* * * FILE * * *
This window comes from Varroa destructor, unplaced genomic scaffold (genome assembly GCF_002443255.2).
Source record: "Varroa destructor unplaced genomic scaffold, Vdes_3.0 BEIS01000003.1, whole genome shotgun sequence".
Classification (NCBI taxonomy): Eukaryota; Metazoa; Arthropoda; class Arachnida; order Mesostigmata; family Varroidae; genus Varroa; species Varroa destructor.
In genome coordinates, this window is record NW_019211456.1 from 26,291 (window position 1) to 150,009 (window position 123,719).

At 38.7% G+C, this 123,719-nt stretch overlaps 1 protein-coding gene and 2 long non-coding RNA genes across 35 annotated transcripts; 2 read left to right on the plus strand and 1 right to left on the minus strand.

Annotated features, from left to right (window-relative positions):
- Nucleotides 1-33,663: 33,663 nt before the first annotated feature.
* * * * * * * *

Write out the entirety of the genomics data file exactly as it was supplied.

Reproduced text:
This window comes from Varroa destructor, unplaced genomic scaffold (genome assembly GCF_002443255.2).
Source record: "Varroa destructor unplaced genomic scaffold, Vdes_3.0 BEIS01000003.1, whole genome shotgun sequence".
Classification (NCBI taxonomy): Eukaryota; Metazoa; Arthropoda; class Arachnida; order Mesostigmata; family Varroidae; genus Varroa; species Varroa destructor.
In genome coordinates, this window is record NW_019211456.1 from 26,291 (window position 1) to 150,009 (window position 123,719).

At 38.7% G+C, this 123,719-nt stretch overlaps 1 protein-coding gene and 2 long non-coding RNA genes across 35 annotated transcripts; 2 read left to right on the plus strand and 1 right to left on the minus strand.

Annotated features, from left to right (window-relative positions):
- Nucleotides 1-33,663: 33,663 nt before the first annotated feature.